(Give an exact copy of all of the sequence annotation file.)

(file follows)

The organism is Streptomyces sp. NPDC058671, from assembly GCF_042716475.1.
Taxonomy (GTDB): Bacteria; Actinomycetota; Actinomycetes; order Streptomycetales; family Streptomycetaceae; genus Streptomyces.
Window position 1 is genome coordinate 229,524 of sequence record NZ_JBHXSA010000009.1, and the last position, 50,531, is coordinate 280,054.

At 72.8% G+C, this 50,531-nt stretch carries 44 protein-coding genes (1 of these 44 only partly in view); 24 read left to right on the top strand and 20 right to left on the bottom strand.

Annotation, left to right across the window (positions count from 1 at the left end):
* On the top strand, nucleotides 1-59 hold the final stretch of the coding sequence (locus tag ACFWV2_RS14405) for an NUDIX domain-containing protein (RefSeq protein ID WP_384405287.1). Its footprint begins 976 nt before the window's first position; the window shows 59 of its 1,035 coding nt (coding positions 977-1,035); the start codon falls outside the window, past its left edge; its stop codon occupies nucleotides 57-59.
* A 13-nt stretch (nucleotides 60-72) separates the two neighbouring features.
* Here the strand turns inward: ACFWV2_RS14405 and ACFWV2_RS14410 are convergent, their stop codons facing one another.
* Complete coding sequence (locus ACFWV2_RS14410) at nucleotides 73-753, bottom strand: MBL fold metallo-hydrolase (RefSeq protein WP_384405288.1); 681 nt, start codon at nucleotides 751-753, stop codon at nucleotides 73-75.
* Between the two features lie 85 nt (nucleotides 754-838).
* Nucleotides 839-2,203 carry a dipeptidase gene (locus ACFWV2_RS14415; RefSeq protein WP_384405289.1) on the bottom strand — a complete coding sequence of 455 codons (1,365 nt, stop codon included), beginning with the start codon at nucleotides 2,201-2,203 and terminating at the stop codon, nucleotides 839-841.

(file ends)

The organism is Streptomyces sp. NPDC058671, from assembly GCF_042716475.1.
Taxonomy (GTDB): Bacteria; Actinomycetota; Actinomycetes; order Streptomycetales; family Streptomycetaceae; genus Streptomyces.
Window position 1 is genome coordinate 229,524 of sequence record NZ_JBHXSA010000009.1, and the last position, 50,531, is coordinate 280,054.

At 72.8% G+C, this 50,531-nt stretch carries 44 protein-coding genes (1 of these 44 only partly in view); 24 read left to right on the top strand and 20 right to left on the bottom strand.

Annotation, left to right across the window (positions count from 1 at the left end):
* On the top strand, nucleotides 1-59 hold the final stretch of the coding sequence (locus tag ACFWV2_RS14405) for an NUDIX domain-containing protein (RefSeq protein ID WP_384405287.1). Its footprint begins 976 nt before the window's first position; the window shows 59 of its 1,035 coding nt (coding positions 977-1,035); the start codon falls outside the window, past its left edge; its stop codon occupies nucleotides 57-59.
* A 13-nt stretch (nucleotides 60-72) separates the two neighbouring features.
* Here the strand turns inward: ACFWV2_RS14405 and ACFWV2_RS14410 are convergent, their stop codons facing one another.
* Complete coding sequence (locus ACFWV2_RS14410) at nucleotides 73-753, bottom strand: MBL fold metallo-hydrolase (RefSeq protein WP_384405288.1); 681 nt, start codon at nucleotides 751-753, stop codon at nucleotides 73-75.
* Between the two features lie 85 nt (nucleotides 754-838).
* Nucleotides 839-2,203 carry a dipeptidase gene (locus ACFWV2_RS14415; RefSeq protein WP_384405289.1) on the bottom strand — a complete coding sequence of 455 codons (1,365 nt, stop codon included), beginning with the start codon at nucleotides 2,201-2,203 and terminating at the stop codon, nucleotides 839-841.